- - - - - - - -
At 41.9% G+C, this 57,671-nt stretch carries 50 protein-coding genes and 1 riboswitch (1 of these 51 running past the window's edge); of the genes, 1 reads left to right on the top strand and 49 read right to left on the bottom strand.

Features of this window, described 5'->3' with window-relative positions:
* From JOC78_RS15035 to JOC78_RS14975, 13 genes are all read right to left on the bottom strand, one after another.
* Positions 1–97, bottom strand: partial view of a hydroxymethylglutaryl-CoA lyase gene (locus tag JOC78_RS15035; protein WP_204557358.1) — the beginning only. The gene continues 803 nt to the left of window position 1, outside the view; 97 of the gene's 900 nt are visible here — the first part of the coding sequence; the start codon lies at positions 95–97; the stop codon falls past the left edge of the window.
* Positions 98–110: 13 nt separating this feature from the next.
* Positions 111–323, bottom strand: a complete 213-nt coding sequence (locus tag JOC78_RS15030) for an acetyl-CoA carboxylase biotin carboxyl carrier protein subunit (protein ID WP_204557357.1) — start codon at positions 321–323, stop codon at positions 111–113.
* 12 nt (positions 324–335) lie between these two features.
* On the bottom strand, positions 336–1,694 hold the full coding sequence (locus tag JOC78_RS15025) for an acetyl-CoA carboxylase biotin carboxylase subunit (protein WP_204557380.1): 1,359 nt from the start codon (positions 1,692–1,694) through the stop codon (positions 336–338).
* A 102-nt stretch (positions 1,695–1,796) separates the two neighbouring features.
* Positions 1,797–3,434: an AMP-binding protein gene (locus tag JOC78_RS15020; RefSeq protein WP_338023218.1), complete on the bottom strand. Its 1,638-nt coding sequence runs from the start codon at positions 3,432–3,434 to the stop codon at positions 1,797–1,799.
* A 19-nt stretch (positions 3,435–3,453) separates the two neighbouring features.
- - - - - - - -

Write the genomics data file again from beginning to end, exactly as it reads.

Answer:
At 41.9% G+C, this 57,671-nt stretch carries 50 protein-coding genes and 1 riboswitch (1 of these 51 running past the window's edge); of the genes, 1 reads left to right on the top strand and 49 read right to left on the bottom strand.

Features of this window, described 5'->3' with window-relative positions:
* From JOC78_RS15035 to JOC78_RS14975, 13 genes are all read right to left on the bottom strand, one after another.
* Positions 1–97, bottom strand: partial view of a hydroxymethylglutaryl-CoA lyase gene (locus tag JOC78_RS15035; protein WP_204557358.1) — the beginning only. The gene continues 803 nt to the left of window position 1, outside the view; 97 of the gene's 900 nt are visible here — the first part of the coding sequence; the start codon lies at positions 95–97; the stop codon falls past the left edge of the window.
* Positions 98–110: 13 nt separating this feature from the next.
* Positions 111–323, bottom strand: a complete 213-nt coding sequence (locus tag JOC78_RS15030) for an acetyl-CoA carboxylase biotin carboxyl carrier protein subunit (protein ID WP_204557357.1) — start codon at positions 321–323, stop codon at positions 111–113.
* 12 nt (positions 324–335) lie between these two features.
* On the bottom strand, positions 336–1,694 hold the full coding sequence (locus tag JOC78_RS15025) for an acetyl-CoA carboxylase biotin carboxylase subunit (protein WP_204557380.1): 1,359 nt from the start codon (positions 1,692–1,694) through the stop codon (positions 336–338).
* A 102-nt stretch (positions 1,695–1,796) separates the two neighbouring features.
* Positions 1,797–3,434: an AMP-binding protein gene (locus tag JOC78_RS15020; RefSeq protein WP_338023218.1), complete on the bottom strand. Its 1,638-nt coding sequence runs from the start codon at positions 3,432–3,434 to the stop codon at positions 1,797–1,799.
* A 19-nt stretch (positions 3,435–3,453) separates the two neighbouring features.